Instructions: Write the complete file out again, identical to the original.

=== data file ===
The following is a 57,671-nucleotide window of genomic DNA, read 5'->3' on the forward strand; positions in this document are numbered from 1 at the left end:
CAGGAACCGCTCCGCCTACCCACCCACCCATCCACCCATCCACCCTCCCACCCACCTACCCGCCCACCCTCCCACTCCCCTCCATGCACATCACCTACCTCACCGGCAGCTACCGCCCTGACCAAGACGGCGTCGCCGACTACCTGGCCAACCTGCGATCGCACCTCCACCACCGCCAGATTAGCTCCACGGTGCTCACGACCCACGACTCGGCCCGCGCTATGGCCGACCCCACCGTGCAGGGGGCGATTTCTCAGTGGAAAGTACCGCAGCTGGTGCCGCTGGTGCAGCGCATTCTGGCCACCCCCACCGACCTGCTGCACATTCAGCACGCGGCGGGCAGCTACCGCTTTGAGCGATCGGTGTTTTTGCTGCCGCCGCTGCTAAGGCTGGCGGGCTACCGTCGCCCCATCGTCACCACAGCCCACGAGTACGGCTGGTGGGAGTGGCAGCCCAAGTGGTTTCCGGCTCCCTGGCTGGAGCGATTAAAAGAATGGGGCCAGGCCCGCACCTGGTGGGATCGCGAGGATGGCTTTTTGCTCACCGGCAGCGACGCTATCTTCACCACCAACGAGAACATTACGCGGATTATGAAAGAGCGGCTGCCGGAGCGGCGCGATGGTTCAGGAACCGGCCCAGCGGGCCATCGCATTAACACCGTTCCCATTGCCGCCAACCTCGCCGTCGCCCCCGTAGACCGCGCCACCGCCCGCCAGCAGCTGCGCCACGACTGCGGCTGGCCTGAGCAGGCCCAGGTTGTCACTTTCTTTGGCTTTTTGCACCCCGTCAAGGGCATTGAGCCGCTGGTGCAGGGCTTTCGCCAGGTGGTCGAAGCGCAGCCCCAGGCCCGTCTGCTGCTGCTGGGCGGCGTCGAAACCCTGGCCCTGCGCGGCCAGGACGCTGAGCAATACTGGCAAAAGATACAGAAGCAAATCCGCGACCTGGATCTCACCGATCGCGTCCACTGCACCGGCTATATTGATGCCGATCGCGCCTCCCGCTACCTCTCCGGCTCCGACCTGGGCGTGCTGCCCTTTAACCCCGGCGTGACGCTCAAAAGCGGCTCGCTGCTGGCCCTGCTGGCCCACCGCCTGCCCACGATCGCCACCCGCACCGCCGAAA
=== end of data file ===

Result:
The following is a 57,671-nucleotide window of genomic DNA, read 5'->3' on the forward strand; positions in this document are numbered from 1 at the left end:
CAGGAACCGCTCCGCCTACCCACCCACCCATCCACCCATCCACCCTCCCACCCACCTACCCGCCCACCCTCCCACTCCCCTCCATGCACATCACCTACCTCACCGGCAGCTACCGCCCTGACCAAGACGGCGTCGCCGACTACCTGGCCAACCTGCGATCGCACCTCCACCACCGCCAGATTAGCTCCACGGTGCTCACGACCCACGACTCGGCCCGCGCTATGGCCGACCCCACCGTGCAGGGGGCGATTTCTCAGTGGAAAGTACCGCAGCTGGTGCCGCTGGTGCAGCGCATTCTGGCCACCCCCACCGACCTGCTGCACATTCAGCACGCGGCGGGCAGCTACCGCTTTGAGCGATCGGTGTTTTTGCTGCCGCCGCTGCTAAGGCTGGCGGGCTACCGTCGCCCCATCGTCACCACAGCCCACGAGTACGGCTGGTGGGAGTGGCAGCCCAAGTGGTTTCCGGCTCCCTGGCTGGAGCGATTAAAAGAATGGGGCCAGGCCCGCACCTGGTGGGATCGCGAGGATGGCTTTTTGCTCACCGGCAGCGACGCTATCTTCACCACCAACGAGAACATTACGCGGATTATGAAAGAGCGGCTGCCGGAGCGGCGCGATGGTTCAGGAACCGGCCCAGCGGGCCATCGCATTAACACCGTTCCCATTGCCGCCAACCTCGCCGTCGCCCCCGTAGACCGCGCCACCGCCCGCCAGCAGCTGCGCCACGACTGCGGCTGGCCTGAGCAGGCCCAGGTTGTCACTTTCTTTGGCTTTTTGCACCCCGTCAAGGGCATTGAGCCGCTGGTGCAGGGCTTTCGCCAGGTGGTCGAAGCGCAGCCCCAGGCCCGTCTGCTGCTGCTGGGCGGCGTCGAAACCCTGGCCCTGCGCGGCCAGGACGCTGAGCAATACTGGCAAAAGATACAGAAGCAAATCCGCGACCTGGATCTCACCGATCGCGTCCACTGCACCGGCTATATTGATGCCGATCGCGCCTCCCGCTACCTCTCCGGCTCCGACCTGGGCGTGCTGCCCTTTAACCCCGGCGTGACGCTCAAAAGCGGCTCGCTGCTGGCCCTGCTGGCCCACCGCCTGCCCACGATCGCCACCCGCACCGCCGAAA